If you use your microwave to blanch it is possible to handle small amounts of vegetables as they mature. It will keep the kitchen cooler but it doesn’t eliminate any steps.
Follow the microwave blanching chart below.
Prepare vegetables as you would for serving, keeping pieces relatively small.
Use 2 cups (500 mL) amounts and 1/3 to 1/2 cup of water (75-125 mL).
Cover casserole and microwave on high for half the minimum amount of time.
Check, stir, and cover. if all vegetables are not an evenly bright colour, recover and cook maximum time.
Drain, chill, pack and freeze.
Select high quality vegetables that are young, tender and at the ideal stage of maturity for good eating.
Freeze vegetables within a few hours of picking.
Choose varieties with a lower water content: asparagus, beans, peas, beets, kohlrabi, rhubarb, squash and corn. Cabbage, peppers, spinach and Swiss chard freeze moderately well.
Blanch vegetables before freezing. Enzymes, naturally present in vegetables, must be inactivated by blanching to preserve colour, texture, flavour and nutrients during storage.
Blanching times are specific for each vegetable. Follow blanching times exactly.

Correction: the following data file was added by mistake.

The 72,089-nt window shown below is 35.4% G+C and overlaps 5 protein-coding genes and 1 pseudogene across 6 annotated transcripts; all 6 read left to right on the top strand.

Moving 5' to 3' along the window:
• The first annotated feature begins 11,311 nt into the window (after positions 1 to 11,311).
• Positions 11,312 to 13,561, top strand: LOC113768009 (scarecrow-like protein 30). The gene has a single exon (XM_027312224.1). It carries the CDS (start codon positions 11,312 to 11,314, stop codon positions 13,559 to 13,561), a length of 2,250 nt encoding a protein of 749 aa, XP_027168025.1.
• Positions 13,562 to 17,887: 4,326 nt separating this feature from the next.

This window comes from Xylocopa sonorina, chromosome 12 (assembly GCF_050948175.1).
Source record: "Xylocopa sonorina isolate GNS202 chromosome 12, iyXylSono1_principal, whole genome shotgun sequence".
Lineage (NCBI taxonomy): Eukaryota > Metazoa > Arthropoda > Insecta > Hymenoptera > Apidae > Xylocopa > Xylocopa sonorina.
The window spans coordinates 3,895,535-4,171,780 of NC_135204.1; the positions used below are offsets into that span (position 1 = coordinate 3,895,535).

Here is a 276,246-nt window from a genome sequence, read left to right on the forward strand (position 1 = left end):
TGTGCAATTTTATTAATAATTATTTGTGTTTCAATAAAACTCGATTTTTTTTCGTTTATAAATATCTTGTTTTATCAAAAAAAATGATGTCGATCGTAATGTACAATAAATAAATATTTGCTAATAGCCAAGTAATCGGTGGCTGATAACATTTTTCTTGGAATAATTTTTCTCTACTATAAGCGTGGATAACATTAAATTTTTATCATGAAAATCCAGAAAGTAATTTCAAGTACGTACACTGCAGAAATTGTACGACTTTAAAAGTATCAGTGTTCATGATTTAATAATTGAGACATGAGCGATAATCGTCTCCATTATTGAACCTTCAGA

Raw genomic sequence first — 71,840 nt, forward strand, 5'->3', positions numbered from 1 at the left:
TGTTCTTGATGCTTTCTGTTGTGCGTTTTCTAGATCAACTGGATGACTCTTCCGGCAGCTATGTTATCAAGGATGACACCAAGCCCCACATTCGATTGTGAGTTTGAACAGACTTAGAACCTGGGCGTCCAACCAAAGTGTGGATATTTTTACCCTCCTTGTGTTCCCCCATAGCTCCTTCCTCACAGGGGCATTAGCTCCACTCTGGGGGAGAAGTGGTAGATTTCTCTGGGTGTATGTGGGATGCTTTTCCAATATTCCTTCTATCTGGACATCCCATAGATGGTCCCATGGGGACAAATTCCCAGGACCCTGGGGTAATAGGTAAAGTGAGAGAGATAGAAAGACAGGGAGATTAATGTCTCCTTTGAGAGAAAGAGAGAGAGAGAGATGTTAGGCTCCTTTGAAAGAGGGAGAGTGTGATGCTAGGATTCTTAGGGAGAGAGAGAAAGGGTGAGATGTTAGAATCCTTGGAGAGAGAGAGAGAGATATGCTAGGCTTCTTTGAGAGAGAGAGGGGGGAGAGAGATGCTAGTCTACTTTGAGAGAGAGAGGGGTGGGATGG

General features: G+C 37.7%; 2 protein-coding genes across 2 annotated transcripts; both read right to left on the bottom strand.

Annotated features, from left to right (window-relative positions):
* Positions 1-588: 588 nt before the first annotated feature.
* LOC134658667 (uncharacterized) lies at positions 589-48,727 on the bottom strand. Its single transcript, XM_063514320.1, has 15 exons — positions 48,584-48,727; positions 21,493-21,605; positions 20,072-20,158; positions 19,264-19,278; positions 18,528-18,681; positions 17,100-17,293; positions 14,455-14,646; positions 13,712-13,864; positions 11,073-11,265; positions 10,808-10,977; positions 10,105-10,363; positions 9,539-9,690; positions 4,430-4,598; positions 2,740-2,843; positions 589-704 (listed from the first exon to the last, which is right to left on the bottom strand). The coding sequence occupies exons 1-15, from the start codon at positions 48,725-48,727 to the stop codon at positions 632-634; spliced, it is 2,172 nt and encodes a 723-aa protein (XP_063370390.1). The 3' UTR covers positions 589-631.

To blanch: use two large saucepans filled with boiling water. Place a small amount of vegetables in a colander or wire rack which will fit inside the pot and can be lowered into it. Immerse the rack in the first saucepan just long enough to heat the vegetables, and then transfer them to the second pot. Start counting blanching time as soon as the water returns to a boil. When the specified time is up, remove the rack from the boiling water.
Plunge the rack or vegetables into ice water or place them under cold running water. Gently move the vegetable around in the water to speed the cooling process. Drain the vegetables as much as possible so ice crystals will not form. Use a lettuce spinner to drain the vegetables.
Pack drained vegetables in clean moisture- and air-proof plastic bags or airtight plastic containers, which will protect food from freezer burn and flavour absorption. Leave 1 cm (1/2 inch) headspace in rigid containers for expansion of produce during freezing. Press as much air out of bags as possible.